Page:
- The Washington Times - Wednesday, October 25, 2000

The partying was very proper indeed at British Ambassador Sir Christopher Meyer's bash for the American Museum in Britain Thursday night.

It came as no surprise the event would be a radical departure from previous years, when Doc Scantlin and his Imperial Palms orchestra jollied up the scene with big band sounds and a bevy of feather-and-sequin-clad chorines leading guests in a conga line through the dimly lit ballroom.

This time, however, organizers decided it was time for a change, especially after an unfortunate incident at the 1998 affair when a 95-year-old Georgetown dowager tried to join in the fun following what was said to be a few too many post-dinner sherries. Hilarity quickly came to a halt when she crashed to the floor and had to be carried out by a team of paramedics.

"Some of the regulars wanted a quieter evening this time," said the event's co-chairman, interior designer John Peters Irelan, who, like most of the 130 guests (including Ruth Wheeler, Eric and Mary Weinmann, Lucky Roosevelt, Warren and Claire Cox and Robert Higdon) seemed rather pleased by an understated opportunity to chat with friends during cocktails and a formal, seated dinner with no musical entertainment save for a solo pianist tinkling Cole Porter tunes.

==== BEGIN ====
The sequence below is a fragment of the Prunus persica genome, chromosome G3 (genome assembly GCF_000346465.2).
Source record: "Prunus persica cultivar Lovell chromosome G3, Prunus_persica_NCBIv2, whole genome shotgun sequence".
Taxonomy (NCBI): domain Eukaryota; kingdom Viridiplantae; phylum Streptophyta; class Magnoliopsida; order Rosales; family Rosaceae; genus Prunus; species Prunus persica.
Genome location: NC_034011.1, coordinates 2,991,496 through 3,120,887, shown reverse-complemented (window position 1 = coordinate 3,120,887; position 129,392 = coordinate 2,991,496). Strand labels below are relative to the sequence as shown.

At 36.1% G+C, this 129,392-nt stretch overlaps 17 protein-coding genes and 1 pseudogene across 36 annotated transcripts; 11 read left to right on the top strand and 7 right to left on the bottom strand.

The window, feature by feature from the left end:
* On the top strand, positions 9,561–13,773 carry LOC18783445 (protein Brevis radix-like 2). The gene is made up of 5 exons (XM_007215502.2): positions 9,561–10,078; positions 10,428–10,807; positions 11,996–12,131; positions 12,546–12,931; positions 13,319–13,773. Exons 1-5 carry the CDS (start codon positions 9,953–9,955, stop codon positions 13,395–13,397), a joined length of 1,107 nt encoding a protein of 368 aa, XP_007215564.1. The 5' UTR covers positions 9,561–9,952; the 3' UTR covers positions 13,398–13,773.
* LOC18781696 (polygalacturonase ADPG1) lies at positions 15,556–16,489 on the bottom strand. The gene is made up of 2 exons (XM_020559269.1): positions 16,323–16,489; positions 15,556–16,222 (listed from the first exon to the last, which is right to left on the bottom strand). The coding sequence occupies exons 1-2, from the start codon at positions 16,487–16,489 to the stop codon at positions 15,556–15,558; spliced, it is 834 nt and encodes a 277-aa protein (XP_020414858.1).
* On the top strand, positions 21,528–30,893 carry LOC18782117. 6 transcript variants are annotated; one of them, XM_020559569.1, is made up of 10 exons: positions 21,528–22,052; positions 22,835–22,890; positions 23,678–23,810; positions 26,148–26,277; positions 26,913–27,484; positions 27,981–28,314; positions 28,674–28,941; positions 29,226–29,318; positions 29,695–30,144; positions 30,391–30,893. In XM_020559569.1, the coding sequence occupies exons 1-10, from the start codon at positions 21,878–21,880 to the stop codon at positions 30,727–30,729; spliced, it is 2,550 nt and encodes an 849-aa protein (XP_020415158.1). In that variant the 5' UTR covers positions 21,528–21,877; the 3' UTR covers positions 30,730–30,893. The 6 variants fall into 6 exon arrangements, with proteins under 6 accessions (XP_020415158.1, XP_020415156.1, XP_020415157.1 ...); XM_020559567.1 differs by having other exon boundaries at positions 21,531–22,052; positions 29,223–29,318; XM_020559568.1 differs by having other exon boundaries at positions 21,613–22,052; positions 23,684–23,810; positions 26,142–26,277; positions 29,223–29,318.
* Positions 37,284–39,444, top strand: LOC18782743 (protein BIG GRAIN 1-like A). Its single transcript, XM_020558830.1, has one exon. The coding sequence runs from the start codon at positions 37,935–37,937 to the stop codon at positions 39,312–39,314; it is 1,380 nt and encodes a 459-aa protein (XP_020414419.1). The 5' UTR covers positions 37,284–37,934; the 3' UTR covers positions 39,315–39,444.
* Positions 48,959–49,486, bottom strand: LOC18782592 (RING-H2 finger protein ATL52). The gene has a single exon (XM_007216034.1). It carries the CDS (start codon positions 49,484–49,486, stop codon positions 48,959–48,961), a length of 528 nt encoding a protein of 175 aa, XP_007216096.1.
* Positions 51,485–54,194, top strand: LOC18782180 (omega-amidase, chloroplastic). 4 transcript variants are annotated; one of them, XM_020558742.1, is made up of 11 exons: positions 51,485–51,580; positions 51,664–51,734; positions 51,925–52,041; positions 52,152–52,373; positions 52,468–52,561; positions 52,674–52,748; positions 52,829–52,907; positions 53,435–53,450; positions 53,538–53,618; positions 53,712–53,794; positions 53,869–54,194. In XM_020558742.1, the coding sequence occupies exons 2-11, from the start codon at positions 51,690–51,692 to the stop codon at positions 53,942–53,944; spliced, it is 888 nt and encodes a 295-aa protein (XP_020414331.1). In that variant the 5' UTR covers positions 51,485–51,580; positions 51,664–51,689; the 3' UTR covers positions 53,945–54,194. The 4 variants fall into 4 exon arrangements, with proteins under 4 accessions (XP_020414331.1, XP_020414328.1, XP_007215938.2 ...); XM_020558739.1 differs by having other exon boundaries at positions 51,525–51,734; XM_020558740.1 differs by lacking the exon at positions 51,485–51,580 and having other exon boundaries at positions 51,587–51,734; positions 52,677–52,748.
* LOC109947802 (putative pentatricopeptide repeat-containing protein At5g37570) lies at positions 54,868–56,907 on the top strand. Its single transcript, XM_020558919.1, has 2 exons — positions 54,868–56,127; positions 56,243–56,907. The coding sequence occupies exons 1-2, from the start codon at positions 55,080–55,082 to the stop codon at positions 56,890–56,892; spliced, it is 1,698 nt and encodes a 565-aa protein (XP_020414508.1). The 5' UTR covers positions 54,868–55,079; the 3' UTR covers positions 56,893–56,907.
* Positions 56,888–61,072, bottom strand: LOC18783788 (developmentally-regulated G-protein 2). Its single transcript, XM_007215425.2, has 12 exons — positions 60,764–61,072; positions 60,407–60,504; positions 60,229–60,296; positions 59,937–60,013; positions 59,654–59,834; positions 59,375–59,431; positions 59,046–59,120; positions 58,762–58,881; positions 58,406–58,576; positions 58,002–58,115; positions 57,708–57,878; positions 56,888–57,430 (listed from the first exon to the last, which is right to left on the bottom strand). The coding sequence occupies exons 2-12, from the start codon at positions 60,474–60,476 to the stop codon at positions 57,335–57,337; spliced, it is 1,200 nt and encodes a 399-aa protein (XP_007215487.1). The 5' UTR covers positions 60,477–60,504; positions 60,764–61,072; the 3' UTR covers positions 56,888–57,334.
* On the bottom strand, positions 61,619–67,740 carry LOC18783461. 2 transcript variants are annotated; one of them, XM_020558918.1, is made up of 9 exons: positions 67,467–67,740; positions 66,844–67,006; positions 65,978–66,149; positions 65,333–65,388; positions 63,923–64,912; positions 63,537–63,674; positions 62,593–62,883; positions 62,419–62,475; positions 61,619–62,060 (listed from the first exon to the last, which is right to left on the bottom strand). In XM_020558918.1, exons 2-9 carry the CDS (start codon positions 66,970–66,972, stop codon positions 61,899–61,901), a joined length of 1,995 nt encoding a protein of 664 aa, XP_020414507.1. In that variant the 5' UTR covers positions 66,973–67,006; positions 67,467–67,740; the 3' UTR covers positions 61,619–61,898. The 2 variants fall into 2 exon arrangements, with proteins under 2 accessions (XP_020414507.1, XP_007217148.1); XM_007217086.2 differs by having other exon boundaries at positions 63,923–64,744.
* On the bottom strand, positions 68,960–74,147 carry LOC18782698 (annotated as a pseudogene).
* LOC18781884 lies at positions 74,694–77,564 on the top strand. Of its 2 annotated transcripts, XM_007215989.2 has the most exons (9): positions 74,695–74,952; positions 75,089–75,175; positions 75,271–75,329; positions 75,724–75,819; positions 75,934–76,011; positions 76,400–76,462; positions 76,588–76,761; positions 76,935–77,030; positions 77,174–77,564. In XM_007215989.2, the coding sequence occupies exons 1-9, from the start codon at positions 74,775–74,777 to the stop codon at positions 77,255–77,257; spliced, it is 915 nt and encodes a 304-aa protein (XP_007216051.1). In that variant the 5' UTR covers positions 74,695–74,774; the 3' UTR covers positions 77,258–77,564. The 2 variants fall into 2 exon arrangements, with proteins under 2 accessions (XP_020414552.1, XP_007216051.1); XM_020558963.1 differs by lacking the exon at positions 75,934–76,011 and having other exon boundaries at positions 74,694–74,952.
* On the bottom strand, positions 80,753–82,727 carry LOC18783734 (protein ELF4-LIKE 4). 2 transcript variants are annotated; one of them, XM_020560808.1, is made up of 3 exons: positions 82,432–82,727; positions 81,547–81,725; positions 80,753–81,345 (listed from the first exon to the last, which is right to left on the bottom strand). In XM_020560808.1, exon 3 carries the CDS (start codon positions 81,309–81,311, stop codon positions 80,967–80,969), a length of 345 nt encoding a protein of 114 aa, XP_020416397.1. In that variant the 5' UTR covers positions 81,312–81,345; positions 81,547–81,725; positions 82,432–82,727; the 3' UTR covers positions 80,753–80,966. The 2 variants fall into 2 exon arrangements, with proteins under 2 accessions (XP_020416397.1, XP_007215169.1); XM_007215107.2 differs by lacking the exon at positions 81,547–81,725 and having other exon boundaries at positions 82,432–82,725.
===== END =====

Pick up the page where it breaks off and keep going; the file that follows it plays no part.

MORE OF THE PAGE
Not that the evening was lacking in cultural import.

"This year we're going downmarket with [a lecture by] J. Carter Brown," Ambassador Meyer joked after expressing his relief at not having to "blow bubbles" with female vocalist Chou-Chou onstage.

For his part, the emeritus director of the National Gallery of Art delivered the goods to the largely Anglophile audience during a pre-dinner talk featuring reminiscences about his own school days in England, parties in London during the "Swinging 60s" (where he was often one of the few guests preferring alcohol to other substances) and having to deal with some of "the most eccentric lenders on Earth" while organizing the gallery's massive "Treasure Houses of Britain" exhibition.

No speaker can lose with a personal Princess Diana anecdote, and Mr. Brown certainly did not disappoint with his humorous recollection of her arrival for that show, when he was compelled to chase down one of her enormous hats after a strong wind caused it to "develop its own aerodynamic lift."

Like the ambassador, Mr. Brown paid tribute to the "special relationship" between America and Britain. He also used the occasion to promote the controversial World War II veterans memorial he proposes to build on the Mall.

"It was America's finest hour and the veterans deserve a place in history," he said, adding that most of the objections were being "created by an out-of-work professor at American University with nothing else to do."

An excellent dinner of grilled sea bass, rack of lamb and passion fruit charlotte topped off the evening which raised approximately $30,000 to support American history and arts exhibits at the museum's headquarters at Claverton Manor, just outside Bath, England.

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